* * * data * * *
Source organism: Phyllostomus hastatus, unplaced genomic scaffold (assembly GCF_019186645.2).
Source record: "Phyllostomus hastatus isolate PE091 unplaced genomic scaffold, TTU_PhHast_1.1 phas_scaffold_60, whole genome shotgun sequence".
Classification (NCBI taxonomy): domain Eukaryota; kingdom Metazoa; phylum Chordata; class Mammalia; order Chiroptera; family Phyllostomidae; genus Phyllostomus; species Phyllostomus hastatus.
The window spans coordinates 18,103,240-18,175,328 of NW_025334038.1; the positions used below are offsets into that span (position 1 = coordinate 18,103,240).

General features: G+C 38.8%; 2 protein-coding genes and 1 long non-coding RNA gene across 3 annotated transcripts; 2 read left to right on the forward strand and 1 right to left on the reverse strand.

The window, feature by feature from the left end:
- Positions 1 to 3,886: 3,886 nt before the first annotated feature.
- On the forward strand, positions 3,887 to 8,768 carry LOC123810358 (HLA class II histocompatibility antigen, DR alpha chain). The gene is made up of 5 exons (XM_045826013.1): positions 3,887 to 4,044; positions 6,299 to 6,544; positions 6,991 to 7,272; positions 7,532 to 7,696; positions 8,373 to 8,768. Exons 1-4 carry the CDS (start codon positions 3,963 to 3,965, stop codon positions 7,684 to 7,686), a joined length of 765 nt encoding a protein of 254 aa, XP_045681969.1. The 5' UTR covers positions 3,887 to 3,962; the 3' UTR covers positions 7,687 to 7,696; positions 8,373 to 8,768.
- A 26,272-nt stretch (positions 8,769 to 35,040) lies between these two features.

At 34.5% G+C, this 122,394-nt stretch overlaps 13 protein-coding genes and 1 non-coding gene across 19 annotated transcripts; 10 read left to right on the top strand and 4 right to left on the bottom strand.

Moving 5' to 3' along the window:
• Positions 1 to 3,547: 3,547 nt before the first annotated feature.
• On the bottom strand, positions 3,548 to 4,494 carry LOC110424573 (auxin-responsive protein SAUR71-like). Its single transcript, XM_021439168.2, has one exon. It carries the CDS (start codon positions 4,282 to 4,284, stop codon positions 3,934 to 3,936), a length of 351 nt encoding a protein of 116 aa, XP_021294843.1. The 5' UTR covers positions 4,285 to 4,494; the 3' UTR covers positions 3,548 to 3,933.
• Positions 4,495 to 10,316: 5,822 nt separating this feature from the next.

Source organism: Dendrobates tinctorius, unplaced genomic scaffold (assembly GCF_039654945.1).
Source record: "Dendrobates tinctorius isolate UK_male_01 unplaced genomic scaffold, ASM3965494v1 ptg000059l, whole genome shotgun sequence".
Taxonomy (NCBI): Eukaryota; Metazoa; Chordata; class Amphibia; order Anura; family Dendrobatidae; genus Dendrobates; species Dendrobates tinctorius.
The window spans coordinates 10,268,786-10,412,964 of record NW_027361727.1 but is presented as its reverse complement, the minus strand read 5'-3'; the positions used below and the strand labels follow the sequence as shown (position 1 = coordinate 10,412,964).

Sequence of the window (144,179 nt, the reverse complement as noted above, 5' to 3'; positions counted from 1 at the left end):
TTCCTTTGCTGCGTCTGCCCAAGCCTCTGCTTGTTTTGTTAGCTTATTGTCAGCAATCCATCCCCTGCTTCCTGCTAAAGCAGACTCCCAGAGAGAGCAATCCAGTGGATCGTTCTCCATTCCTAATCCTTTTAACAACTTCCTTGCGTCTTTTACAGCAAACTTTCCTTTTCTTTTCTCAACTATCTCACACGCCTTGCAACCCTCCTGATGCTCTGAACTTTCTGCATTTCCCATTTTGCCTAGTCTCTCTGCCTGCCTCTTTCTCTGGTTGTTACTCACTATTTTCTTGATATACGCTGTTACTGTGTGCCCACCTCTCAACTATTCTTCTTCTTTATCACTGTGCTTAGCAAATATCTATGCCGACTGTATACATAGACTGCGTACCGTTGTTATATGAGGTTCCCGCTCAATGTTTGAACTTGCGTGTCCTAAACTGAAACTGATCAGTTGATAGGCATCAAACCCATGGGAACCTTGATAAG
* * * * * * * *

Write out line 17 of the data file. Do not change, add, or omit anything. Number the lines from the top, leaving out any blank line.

Taxonomy (NCBI): Eukaryota; Metazoa; Chordata; class Amphibia; order Anura; family Dendrobatidae; genus Dendrobates; species Dendrobates tinctorius.